Calls for Femicide to Become a Separate Crime in Greece Intensify as Two More Women Are Killed | Greece
The Greek government has come under increasing pressure to introduce femicide as an offense into the country’s penal code amid outrage over the growing and unprecedented number of women brutally murdered by their partners.
Two women were murdered by their husbands within five days last week, bringing the death toll to 17 since January, according to state television. The two men reportedly told police that they had killed their wives out of fear that they would leave them.
Police narrowly prevented the death of an 18th woman by her husband on Saturday when police broke down the door to the couple’s home while he held a knife to her throat.
With the Mediterranean country rocked by the sheer savagery of the killings, calls have mushroomed for stronger legislative action to deal with what many see as hate crimes.
Highlighting the problem, Alexis Tsipras, the country’s former prime minister and main opposition leader, stressed that time was running out. âDisgust and fury are not enough. Now is the time to act.
“We are already late,” he said, deploring the refusal of the Greek parliament to discuss the issue. âState recognition of feminicides should only be the beginning. “
A dramatic increase in domestic violence – increasingly attributed to the pandemic and months of lockdown – has been accompanied by a spate of brutal killings, again emphasizing abuse in Greece.
So far this year, Greek media have reported that victims have been shot, strangled, suffocated, stabbed, beaten and drowned, and many of their arrested partners have reportedly confessed to the killings.
Feminicides come amid unprecedented allegations of sexual abuse of women in the arts and sport. The revelations were widely seen as a turning point for a company that remains one of the most conservative in Europe.
In November, the center-right government responded by launching a public campaign urging victims of domestic and gender-based violence to speak out. It has also set up a 24-hour helpline and is preparing to expand a network of counseling centers.
More recent changes to the penal code have ensured that the harshest sentences will be imposed on those convicted of murdering women, with perpetrators no longer able to invoke extenuating circumstances in the hope of receiving a lighter sentence if the act is qualified as a âcrime of passionâ. The justice ministry is also set to revise domestic violence legislation drafted over a decade ago.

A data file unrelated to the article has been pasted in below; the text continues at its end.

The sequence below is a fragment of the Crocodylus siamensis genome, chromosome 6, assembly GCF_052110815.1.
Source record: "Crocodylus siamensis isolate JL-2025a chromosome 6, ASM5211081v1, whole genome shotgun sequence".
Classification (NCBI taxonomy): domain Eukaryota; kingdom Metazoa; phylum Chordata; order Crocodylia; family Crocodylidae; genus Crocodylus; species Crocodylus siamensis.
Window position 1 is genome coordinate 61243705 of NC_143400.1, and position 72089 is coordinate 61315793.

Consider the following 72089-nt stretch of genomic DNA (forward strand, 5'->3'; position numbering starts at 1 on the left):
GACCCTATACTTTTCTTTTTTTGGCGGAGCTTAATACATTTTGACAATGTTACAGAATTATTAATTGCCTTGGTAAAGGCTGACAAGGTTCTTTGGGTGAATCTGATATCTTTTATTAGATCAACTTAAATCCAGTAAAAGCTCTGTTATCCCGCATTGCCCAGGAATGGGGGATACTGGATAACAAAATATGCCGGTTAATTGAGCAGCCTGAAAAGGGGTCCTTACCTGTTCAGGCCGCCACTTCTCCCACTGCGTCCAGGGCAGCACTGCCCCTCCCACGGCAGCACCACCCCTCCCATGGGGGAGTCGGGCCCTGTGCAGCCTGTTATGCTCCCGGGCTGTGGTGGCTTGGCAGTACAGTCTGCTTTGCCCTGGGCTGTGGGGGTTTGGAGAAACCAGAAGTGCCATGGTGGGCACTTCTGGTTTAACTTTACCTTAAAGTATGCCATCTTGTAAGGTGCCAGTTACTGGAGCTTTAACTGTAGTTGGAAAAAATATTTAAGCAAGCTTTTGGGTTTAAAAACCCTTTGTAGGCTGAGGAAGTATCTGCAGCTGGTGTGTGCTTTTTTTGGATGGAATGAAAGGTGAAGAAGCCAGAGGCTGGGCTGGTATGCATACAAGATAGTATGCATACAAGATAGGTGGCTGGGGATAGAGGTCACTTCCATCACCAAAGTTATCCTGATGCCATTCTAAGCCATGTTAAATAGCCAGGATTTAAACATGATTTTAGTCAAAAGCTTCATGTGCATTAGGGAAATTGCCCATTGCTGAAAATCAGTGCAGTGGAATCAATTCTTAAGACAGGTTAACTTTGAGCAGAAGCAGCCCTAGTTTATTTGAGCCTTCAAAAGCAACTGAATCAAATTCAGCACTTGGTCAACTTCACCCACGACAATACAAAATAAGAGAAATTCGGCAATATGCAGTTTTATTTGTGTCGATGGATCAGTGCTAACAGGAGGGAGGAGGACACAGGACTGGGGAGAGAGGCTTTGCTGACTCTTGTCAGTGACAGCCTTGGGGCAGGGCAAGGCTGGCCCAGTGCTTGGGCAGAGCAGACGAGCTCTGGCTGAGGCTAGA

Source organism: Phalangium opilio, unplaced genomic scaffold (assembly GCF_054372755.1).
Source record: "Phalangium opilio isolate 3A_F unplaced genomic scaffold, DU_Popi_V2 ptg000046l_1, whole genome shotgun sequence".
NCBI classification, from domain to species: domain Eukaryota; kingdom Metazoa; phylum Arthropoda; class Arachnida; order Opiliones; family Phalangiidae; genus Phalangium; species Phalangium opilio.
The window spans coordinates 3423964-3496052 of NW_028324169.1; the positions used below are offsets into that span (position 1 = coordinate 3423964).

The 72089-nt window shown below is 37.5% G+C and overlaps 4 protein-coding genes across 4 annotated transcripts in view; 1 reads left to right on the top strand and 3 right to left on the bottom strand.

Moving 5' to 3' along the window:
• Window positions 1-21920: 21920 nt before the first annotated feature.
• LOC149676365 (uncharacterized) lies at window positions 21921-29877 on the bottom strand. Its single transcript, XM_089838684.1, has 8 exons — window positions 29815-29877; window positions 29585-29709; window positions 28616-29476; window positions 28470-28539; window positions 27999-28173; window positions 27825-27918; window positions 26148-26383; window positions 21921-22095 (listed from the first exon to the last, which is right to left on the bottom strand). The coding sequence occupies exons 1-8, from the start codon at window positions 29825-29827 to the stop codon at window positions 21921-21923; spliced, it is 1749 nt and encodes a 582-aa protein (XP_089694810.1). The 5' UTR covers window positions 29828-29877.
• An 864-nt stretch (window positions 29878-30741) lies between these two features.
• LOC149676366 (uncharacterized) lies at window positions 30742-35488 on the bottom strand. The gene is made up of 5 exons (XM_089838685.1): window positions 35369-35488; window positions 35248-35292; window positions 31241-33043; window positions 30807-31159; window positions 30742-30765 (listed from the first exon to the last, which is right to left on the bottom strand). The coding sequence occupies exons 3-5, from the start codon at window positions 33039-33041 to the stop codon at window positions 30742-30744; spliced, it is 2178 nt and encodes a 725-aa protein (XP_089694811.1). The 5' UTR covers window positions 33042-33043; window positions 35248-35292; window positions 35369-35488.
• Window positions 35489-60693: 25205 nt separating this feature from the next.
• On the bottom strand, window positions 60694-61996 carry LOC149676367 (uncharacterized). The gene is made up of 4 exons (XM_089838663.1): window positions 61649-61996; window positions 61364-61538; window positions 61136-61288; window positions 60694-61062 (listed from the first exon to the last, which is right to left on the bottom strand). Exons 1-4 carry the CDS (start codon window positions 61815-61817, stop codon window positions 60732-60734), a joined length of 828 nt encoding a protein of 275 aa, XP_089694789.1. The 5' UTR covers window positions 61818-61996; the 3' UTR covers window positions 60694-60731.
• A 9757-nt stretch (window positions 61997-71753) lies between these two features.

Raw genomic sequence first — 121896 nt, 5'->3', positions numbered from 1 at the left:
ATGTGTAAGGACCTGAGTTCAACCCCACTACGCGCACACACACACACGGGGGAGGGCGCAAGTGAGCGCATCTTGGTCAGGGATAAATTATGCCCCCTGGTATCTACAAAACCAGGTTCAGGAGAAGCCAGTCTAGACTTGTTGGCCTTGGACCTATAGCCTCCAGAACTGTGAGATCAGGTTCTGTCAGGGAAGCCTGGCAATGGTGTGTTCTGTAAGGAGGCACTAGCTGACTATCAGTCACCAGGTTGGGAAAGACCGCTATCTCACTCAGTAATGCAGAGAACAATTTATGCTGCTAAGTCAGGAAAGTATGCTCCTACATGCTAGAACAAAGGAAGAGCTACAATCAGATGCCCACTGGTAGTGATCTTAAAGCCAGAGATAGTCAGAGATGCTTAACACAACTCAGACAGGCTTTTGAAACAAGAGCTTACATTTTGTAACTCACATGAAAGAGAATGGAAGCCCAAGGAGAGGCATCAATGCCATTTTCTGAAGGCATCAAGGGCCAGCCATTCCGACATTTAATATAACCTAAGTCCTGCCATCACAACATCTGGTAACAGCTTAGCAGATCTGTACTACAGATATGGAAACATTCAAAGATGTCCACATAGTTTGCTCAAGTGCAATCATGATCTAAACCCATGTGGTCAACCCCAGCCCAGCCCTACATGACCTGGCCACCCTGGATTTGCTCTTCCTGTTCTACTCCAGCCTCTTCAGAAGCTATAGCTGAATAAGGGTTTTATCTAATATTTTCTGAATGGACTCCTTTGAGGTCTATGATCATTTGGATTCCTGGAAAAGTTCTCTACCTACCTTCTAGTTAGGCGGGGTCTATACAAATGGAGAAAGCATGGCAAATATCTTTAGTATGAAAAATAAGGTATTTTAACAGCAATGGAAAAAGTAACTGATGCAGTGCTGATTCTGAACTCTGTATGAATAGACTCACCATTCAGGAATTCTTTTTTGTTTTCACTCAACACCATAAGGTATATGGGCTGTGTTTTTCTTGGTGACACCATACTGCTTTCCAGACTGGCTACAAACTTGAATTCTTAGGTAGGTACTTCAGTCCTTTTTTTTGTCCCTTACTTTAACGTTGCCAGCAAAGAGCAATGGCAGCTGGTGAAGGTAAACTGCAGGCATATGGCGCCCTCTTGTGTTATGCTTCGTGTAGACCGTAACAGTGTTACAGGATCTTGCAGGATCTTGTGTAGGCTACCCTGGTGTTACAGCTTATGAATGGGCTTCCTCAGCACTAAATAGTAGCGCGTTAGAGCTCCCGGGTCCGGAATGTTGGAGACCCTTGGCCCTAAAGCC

The country’s Minister for Gender Equality, Maria Syrengela, called the measures unprecedented. “There will be no way for the men to claim that they acted in the heat of the moment, that it was a crime of passion,” she told The Guardian.
“And when the law on domestic violence is overhauled in accordance with the Istanbul convention, of course we will advise that femicide be included,” she said. ” It was time. “
It was appalling, she added, that in the event of a homicide, men in Greece could invoke a “provocation”, or claim that it was a crime of passion, when the murders constituted the ultimate exercise of power over women.
“We will be one of the first countries in Europe to have a law that makes reference to femicide and that is what is important,” she added, noting that no EU member state has had so far incorporated the intentional murder of women and girls as a criminal offense.
Sex education and diversity awareness classes have also been introduced in schools.
But the opposition says policies still fall short of what is needed. With vivid passions and graffiti condemning hate crimes appearing more often around Athens, the left-wing opposition is vowed to keep the pressure on until femicide as a motive is introduced into the penal code. from the country.
âIt must be recognized as a term and as a crime,â said Eirini Agathopoulou, Syriza spokesperson for human rights and gender equality. “We have tabled proposals twice in Parliament but the government is simply refusing to discuss them.”